The importance of a media policy...and what it might contain

The importance of having a media policy….and what it might contain

 Several years ago I was running media training alongside an organisation in the engineering sector and the conversation turned to media policies. During the discussion one participant new to the organisation commented,

 “At my last organisation the media policy was very simple. Only the Chairman and Managing Director spoke to the media. If anyone else did they were fired!”

 Whilst that slightly less than enlightened approach may score highly on simplicity, I think that openness and transparency in communications has moved on someway and things are a little more sophisticated today. Nevertheless, having a framework media policy in place is important.

The relationship between any organisation and it’s media is an important one and, for a variety of reasons, should be properly managed. That is not so say that a media policy is full of “Thou shalt nots….”, and there is far more to a media policy than just an instruction that tells staff who will speak or is allowed to speak to the media. A clear framework understood by everyone within the organisation is a very important safety net and a good media policy can set the tone for communication with a whole range of stakeholders including the media.

“Why have a media policy? Firstly, protection for the individual and secondly protection for the organisation.”

The individual is protected because if they follow the policy they are able to act in line with a defined framework. They can respond to media approaches with confidence and know where the limits of their authority lie.

Having an instruction or process to follow gives certainty to actions. People generally respond well to knowing what is expected of them and ensures that individual employees are less likely to fall prey to the serpent like tongue of the journalist trying to solicit an off the record comment!

The public reputation of the organisation as a whole is better protected as each individual within it is bound to a common framework. Very importantly there will be a far greater awareness of any media interest in the organisation if, as a part of the policy, the communications team are informed of any media approaches to the organisation and media facing activity by people within it.

The nightmare scenario for the communications lead is that they are made aware of an article about their organisation, including a quote from someone within it, of which they had no previous knowledge. Discovery of such articles usually coincides with a phone call from a member of the senior leadership team asking, “Did you know about this?”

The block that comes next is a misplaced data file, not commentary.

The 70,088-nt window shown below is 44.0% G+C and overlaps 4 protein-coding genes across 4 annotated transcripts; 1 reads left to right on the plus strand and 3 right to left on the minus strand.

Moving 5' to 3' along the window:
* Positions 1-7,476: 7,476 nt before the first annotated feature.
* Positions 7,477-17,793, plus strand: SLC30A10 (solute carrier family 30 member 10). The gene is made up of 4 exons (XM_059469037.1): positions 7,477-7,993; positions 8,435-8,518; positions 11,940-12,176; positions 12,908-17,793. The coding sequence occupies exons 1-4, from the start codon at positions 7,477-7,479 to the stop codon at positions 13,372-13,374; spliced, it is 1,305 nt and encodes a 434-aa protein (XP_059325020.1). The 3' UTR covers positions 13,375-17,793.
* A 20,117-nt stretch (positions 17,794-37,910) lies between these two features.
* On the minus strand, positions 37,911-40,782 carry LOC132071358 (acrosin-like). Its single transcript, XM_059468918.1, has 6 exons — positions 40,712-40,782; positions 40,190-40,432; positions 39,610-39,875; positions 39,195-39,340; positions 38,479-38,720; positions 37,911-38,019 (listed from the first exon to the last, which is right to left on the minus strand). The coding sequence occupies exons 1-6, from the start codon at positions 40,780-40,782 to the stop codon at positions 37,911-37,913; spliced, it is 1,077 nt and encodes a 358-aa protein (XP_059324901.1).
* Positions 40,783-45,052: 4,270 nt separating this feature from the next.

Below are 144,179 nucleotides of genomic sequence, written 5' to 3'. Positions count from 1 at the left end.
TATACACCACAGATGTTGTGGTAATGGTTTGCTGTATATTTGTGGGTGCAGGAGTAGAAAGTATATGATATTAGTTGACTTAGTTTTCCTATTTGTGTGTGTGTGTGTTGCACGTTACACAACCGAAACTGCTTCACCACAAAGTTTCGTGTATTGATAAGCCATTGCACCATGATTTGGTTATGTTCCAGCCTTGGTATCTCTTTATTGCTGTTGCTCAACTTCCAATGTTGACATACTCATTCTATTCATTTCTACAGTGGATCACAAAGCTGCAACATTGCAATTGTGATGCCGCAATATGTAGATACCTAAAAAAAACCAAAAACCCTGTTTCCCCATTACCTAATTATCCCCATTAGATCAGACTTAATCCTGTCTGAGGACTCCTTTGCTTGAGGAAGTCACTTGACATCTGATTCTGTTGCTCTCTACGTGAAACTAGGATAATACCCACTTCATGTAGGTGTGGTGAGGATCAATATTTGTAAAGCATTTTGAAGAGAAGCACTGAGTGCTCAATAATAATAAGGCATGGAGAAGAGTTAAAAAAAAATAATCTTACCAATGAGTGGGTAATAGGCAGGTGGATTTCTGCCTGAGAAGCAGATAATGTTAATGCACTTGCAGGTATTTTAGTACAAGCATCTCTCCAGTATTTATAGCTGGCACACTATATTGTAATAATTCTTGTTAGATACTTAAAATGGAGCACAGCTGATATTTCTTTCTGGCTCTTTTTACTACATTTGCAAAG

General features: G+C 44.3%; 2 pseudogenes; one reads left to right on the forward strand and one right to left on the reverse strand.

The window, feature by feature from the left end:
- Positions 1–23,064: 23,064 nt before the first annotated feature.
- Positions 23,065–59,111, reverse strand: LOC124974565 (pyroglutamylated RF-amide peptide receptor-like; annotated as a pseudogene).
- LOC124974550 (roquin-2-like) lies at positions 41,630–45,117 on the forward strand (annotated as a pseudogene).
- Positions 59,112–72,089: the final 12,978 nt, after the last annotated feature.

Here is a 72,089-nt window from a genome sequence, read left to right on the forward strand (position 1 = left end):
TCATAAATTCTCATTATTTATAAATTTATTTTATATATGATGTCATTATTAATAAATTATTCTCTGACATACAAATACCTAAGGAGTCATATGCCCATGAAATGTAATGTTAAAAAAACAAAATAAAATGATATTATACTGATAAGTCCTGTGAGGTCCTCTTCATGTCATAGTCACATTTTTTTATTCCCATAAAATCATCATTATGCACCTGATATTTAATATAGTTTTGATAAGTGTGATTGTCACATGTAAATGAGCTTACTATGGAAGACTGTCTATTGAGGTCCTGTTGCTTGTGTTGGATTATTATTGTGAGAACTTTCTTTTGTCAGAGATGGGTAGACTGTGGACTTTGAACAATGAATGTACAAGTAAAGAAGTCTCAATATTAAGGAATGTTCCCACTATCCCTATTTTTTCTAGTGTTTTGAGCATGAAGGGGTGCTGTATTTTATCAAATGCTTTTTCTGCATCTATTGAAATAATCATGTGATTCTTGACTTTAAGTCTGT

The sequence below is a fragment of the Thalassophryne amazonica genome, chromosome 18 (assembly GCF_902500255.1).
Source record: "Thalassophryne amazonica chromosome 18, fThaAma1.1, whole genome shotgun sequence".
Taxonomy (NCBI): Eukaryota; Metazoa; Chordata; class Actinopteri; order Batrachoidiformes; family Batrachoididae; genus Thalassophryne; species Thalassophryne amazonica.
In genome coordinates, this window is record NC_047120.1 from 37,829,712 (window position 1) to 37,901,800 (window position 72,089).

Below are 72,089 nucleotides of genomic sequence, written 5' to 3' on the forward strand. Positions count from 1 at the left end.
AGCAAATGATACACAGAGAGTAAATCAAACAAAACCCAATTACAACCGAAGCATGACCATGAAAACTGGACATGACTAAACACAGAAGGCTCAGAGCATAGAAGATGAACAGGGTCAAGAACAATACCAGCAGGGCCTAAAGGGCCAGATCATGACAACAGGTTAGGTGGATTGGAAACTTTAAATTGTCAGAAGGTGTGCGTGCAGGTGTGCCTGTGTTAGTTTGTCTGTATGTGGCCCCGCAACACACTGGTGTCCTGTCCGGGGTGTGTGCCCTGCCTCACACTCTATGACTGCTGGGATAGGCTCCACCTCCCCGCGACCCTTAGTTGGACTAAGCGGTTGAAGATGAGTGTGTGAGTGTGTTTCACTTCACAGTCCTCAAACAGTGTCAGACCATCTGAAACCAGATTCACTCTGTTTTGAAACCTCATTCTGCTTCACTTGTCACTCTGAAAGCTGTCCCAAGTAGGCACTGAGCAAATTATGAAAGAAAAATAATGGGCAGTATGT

So, what should a media policy contain?  Top Tips!


A clear positioning statement from the top of the organisation as to the corporate view of the importance of media relations and the purpose of the media policy.

A clear statement of the appropriate actions by all staff to media enquiries.  Everyone should be made aware of these actions on a regular basis.  The simplest action is to refer all media enquiries to the press office or a named person.

Only authorised people will respond to media enquiries.  Preferably they should have had some formal training.  Everyone must know whether they are an authorised spokesperson or not, and on which areas they can be available for comment.

However proactive or reactive, open or closed the policy to media relations, it must be understood that all enquiries are routed through the press office or in the case of smaller organisations a nominated person.  This allows them to decide whether or not to make a formal response and to go through the pre-interview arrangements making preparations for the potential interviewee.  This process still applies even if the journalist gets through directly to an authorised spokesperson.

Everyone within the organisation must inform the press office of anything that is likely to be of media interest.  That includes good news as well as bad.  This is a process of education for most organisations, as most people do not recognise the media value of events that happen around them.  Given an awareness of the media people will understand more fully and will contribute more freely if they develop a knowledge of media relations. 

Clearly with media policies one size doesn’t fit all organisations, but as a start point the above tips work well. If people understand how they should respond to media enquiries then they and the organisation is in a good place.

…..but what should a social media policy contain? See our next post!

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